Cortical reorganization is also a feature of PLP; like CRPS1, the shift in cortical reorganization is associated with pain intensity (4, 24). Altered affected body-part cortical representations are not surprising because of the missing limb’s lack of sensory input and motor ability. The somatosensory cortex changes to reflect this with an expansion of the adjacent cortical representations into the amputated body-part representation (4, 24). Notably, cortical reorganization is related to PLP, but it seems to be unrelated to phantom limb pain intensity, stump pain, referred sensations and reports of telescoping (24). Further similarities in cortical activation patterns are noted with CRPS1 and PLP treatment. As with CRPS1 (3), reduced PLP in response to treatment correlates with normalization of cortical reorganization (4).

Clinical findings in stroke, CRPS1 and PLP

Synchiria. Synchiria is a clinical phenomenon in which a cutaneous stimulus that is applied to one limb evokes sensation simultaneously in both limbs (25). Synchiria occurs following stroke (26) and in amputees with PLP (27). Synchiria and dysynchiria have been observed in people with unilateral CRPS1 (28). In dysynchiria touch to the asymptomatic limb evokes the sensation of touch in that limb and pain and dysaesthesia at the corresponding site at a mirror-image site on the affected limb (28). Notably, the experience evoked on the affected limb matched that which would be evoked if that limb was actually touched. Synchiria and dysynchiria are assessed while the patient watches the unaffected limb stimulation with a mirror placed between their limbs such that patients can see the unaffected limb and its mirror image. Neither synchiria nor dysynchiria have been reported in healthy subjects and we have not been able to produce it in people with acute localized or radicular pain (28). However, synchiria has been reported in pain-free post-stroke patients (26), which suggests that the phenomena are not evoked solely in association with pain. The mechanisms underlying synchiria and dysynchiria remain to be elucidated, but could include any of the following working alone or in combination: (i) changes in spinal dorsal horn function (including central sensitization (29), bilateral sensory interneurones or ganglia (30), spinal cord or brainstem commissural interneurones (31), or glial cell activation (32, 33)); (ii) changes in subcortical structures (including changes in thalamic function (34, 35), associative somatosensory cortices, the insula, frontal cortices or the anterior cingulate cortex, each of which are known to change with CRPS1 (34, 36)) or altered communication between both hemisphere via the corpus callosum (37).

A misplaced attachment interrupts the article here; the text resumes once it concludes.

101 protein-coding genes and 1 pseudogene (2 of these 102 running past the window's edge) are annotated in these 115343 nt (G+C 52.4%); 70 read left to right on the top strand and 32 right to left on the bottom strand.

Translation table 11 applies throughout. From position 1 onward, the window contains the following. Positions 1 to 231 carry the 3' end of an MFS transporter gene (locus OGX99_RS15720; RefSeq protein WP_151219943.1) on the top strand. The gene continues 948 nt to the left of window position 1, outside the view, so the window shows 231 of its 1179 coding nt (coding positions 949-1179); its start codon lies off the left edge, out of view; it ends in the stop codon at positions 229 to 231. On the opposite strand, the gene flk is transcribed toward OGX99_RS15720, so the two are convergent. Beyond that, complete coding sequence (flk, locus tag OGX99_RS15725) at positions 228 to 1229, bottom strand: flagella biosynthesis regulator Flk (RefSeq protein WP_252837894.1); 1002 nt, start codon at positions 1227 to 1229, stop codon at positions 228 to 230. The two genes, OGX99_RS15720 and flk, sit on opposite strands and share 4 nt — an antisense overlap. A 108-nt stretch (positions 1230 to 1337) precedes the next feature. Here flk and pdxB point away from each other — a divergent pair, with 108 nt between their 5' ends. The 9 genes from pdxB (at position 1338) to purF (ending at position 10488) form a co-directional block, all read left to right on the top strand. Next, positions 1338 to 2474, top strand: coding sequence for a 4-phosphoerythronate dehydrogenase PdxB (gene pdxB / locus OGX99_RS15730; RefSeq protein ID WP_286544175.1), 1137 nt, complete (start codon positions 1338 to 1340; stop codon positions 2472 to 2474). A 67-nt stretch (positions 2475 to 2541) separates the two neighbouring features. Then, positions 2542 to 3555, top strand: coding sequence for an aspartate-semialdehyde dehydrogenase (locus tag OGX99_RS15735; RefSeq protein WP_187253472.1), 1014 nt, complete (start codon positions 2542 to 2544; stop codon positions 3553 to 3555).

Referred sensations. In this type of sensory referral, a cutaneous stimulus is experienced both at the stimulated area (e.g. the face) and at another site that is anatomically remote but adjacent to the stimulated site in either the primary somatosensory cortex homunculus (S1) (e.g. the hand) (17, 38, 39), the secondary somatosensory cortex (SII), the thalamus, the posterior parietal cortex or the right dorsolateral prefrontal cortex (40). For example, touching the cheek can evoke the feeling of touch in the hand in patients with CRPS1 (39) and stroke (38) and in the phantom limb of amputees (17, 24, 40). This type of sensory referral may reflect changes in the response properties of S1 (37), SII, thalamic, posterior parietal or right dorsolateral prefrontal neurons (40) similar to that proposed to explain synaesthesia. In synaesthesia, stimulation of one sensory modality automatically triggers perception in a second modality (such as coloured numbers) and may be related to neuronal firing (37). However, the mechanisms underlying referred sensations may be more complex than a simple shift in neighbouring cortical representations (38). Possible mechanisms include mediation of extensive and interconnecting neural networks with variable synaptic strength (41), or loss of sensory input which may remove tonic inhibition from the affected zone (“disinhibition”) such that sensory input from adjacent zones is now sufficient to activate neurons normally responsible for the anatomically remote area (41). That proposal is similar to the one offered for observations in primates, in which cortical synapses normally suppressed by simultaneous input from two connected neurons are thought to become disinhibited when sensory input from one area is removed (42).